An introduction by John M. Harris (1987) provides some background to the exhibition and its accompanying symposium. Harris’s article, incidentally, includes that specific statement where ‘reconstruction’ and ‘restoration’ are explained to mean different things (p. 4), so it might be this article – rather than the one by Mark Hallett in the same volume – that is best cited as the origin of this concept.

As one of the few people who (a) is of the right age and (b) writes regularly about palaeoart, I’ve been feeling increasingly duty-bound to discuss my recollections of seeing Dinosaurs Past and Present in London in 1990. What, then, do I remember?

First things first: photos were not allowed. You might like to decide among yourselves whether this is a good thing or not. So, despite having a camera with me (a Canon 35 mm of some sort, I think) I didn’t take any photos, except a few sneaky, illegal shots of Stephen Czerkas’s Allosaurus model. More on that model below.

Here’s the only photo I’ve seen that shows what the exhibition looked like. Behind the Czerkas  Allosaurus , framed illustrations on the wall include pieces by Ken Carpenter (at left) and Greg Paul (at right). I can definitely see Paul’s  Styracosaurus  vs  Albertosaurus  image. A better quality version of this photo will be uploaded to TetZoo in the near future (thanks to Spike Ekins for permission). Image: Spike Ekins.

Here’s the only photo I’ve seen that shows what the exhibition looked like. Behind the Czerkas Allosaurus, framed illustrations on the wall include pieces by Ken Carpenter (at left) and Greg Paul (at right). I can definitely see Paul’s Styracosaurus vs Albertosaurus image. A better quality version of this photo will be uploaded to TetZoo in the near future (thanks to Spike Ekins for permission). Image: Spike Ekins.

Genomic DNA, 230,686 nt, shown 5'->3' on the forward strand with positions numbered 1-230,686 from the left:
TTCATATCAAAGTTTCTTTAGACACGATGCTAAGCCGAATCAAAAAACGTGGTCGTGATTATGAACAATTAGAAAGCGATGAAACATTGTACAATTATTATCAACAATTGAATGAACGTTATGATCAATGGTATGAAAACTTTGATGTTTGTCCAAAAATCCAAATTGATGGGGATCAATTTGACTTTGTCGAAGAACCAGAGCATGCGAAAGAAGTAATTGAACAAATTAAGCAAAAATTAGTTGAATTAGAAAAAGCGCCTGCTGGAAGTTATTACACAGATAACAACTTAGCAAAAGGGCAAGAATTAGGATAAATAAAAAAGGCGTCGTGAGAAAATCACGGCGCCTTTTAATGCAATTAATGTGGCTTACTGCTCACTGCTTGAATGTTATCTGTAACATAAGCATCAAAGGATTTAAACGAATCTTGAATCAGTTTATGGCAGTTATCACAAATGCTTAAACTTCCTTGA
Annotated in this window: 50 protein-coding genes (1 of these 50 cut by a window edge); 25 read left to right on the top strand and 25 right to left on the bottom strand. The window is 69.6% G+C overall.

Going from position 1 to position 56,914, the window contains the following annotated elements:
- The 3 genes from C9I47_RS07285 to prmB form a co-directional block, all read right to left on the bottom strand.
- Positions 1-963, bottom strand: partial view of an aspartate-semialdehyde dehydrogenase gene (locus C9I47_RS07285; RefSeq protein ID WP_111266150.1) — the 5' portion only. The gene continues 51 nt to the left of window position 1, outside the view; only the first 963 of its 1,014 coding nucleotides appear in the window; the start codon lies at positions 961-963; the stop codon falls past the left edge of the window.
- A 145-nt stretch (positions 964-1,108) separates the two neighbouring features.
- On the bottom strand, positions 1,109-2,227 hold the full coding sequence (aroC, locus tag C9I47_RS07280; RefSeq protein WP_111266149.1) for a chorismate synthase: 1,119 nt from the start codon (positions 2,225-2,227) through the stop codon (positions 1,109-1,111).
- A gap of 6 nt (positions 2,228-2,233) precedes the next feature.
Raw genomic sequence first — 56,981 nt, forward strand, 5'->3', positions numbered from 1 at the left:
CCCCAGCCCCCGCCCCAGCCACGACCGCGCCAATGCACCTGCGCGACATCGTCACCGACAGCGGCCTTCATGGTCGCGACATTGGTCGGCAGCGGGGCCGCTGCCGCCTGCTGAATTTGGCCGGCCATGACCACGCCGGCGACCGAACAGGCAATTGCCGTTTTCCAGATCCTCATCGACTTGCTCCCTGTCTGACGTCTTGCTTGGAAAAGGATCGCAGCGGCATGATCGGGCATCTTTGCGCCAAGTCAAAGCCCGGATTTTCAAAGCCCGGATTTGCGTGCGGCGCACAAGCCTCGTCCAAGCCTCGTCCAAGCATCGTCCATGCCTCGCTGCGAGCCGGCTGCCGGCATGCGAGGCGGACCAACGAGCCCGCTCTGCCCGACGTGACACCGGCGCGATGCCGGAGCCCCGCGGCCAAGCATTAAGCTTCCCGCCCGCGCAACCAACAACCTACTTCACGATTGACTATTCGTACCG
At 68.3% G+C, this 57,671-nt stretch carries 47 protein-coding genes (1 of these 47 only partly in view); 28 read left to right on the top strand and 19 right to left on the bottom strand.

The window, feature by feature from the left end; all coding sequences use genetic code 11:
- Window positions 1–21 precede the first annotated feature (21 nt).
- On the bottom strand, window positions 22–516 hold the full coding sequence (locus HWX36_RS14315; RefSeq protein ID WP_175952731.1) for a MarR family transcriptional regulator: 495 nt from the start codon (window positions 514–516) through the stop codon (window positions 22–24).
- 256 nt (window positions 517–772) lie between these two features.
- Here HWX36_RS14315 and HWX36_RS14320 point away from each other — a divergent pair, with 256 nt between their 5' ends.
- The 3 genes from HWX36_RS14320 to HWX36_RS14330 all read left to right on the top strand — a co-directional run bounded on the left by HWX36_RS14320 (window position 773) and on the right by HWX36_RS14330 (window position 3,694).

As goes the exhibition as a whole, I recall it being in one of the galleries that are perpendicular to the marine reptiles corridor (though I could be wrong). The illustrations were hung on white panelling erected to cover the walls (as confirmed by the photos here, by Spike Ekins), there also being a white partitioning wall, reaching to chest- or shoulder-height, erected along the middle of the gallery. Illustrations were hung from either side of this partition as well. There must have been a shop somewhere, since I distinctly recall the two volumes of Dinosaurs Past and Present being on sale. I was able to buy one of them during my visit (I went for Volume II), eventually obtaining Volume I some years later on a separate trip. I recall these books as being cripplingly expensive and my buying of Volume I consuming essentially all of my Natural History Museum trip budget, so it’s embarrassing now to see how (relatively) inexpensive they actually were.

My copies of the  Dinosaurs Past and Present  books still contain their original price labels. Oh, not as expensive as I remembered, then. Whatever. Image: Darren Naish.

My copies of the Dinosaurs Past and Present books still contain their original price labels. Oh, not as expensive as I remembered, then. Whatever. Image: Darren Naish.